However, Blair does not have as pressing a problem with Iraq as does Gordon Brown. For some months, an air of resignation has been detectable in the Prime Minister's attitude to Iraq. He knows it is out of his hands; there is little more he can do but wait for the verdict of history. But if it is Brown who takes over in No 10 next year, he will have to decide between two competing strategies. One is to declare the job done and pull the British forces out; the other is to cut the numbers from the present 7,000 but to keep a substantial force in Iraq for many years.

Brown wants to be different but does not want to be accused of cutting and running. Even if everyone supports cutting and running, it might not look pretty when it happens. There is a danger that he might look weak after the "strong" Blair, even if most people say they have had enough of that kind of "strength". Brown has told his inner court that he intends to "out-Blair Blair" when he takes over, and he did say in a speech last week: "I do not think that in government New Labour has yet been New Labour enough." He was not talking about foreign affairs, but you get the drift.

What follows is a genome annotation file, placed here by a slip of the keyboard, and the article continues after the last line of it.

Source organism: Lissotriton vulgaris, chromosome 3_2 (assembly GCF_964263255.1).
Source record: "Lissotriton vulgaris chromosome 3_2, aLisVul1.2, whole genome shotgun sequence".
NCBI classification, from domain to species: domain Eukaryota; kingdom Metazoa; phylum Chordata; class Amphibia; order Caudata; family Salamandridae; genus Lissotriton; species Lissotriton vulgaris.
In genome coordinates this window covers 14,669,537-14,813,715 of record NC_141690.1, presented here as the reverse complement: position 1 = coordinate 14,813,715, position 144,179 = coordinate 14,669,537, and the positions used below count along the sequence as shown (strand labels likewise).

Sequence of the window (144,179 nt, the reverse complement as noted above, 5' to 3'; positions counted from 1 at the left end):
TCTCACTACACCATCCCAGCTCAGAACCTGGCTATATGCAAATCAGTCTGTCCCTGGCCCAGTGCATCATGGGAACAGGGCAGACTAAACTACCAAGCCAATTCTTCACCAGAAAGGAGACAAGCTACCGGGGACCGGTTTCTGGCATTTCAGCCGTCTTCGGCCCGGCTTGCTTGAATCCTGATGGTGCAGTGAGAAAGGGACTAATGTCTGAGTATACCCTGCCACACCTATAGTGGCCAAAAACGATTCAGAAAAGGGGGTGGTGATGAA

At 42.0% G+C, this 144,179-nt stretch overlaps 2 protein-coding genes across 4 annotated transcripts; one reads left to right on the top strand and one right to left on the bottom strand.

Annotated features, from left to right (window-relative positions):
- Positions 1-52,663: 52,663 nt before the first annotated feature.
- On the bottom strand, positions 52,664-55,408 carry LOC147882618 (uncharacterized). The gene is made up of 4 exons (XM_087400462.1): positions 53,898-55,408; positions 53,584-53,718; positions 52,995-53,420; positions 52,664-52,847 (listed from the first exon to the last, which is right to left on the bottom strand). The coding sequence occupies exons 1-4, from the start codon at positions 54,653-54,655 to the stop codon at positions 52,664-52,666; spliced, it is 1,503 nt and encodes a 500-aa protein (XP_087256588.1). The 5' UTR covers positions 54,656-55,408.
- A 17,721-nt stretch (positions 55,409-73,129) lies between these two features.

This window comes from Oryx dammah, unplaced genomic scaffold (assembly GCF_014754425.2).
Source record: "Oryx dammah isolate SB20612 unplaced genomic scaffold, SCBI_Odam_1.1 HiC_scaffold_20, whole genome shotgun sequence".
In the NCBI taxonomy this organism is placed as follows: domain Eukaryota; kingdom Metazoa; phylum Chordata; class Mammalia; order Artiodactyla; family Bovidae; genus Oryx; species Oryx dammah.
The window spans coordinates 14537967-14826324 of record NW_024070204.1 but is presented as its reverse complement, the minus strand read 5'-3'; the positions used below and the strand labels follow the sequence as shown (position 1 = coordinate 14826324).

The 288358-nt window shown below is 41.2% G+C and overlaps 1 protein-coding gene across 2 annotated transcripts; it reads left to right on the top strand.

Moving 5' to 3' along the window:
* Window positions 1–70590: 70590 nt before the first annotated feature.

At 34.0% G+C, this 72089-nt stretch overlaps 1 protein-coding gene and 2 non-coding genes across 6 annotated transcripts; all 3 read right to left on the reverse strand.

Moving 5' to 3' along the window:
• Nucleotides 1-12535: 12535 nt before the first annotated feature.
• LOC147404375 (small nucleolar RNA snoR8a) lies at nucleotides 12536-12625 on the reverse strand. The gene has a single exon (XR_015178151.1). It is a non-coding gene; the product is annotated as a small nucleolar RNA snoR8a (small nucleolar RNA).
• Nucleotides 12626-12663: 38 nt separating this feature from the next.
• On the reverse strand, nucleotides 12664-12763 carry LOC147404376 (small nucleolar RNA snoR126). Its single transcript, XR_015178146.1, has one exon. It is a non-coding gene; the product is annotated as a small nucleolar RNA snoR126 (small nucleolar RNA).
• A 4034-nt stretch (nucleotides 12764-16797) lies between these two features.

It is possible, then, that Sir Richard wanted either to put pressure on Brown, or to make it easier for him, to ditch Iraq for Afghanistan. As the general said: "There is a clear distinction between our status and position in Iraq and in Afghanistan, which is why I have much more optimism that we can get it right in Afghanistan."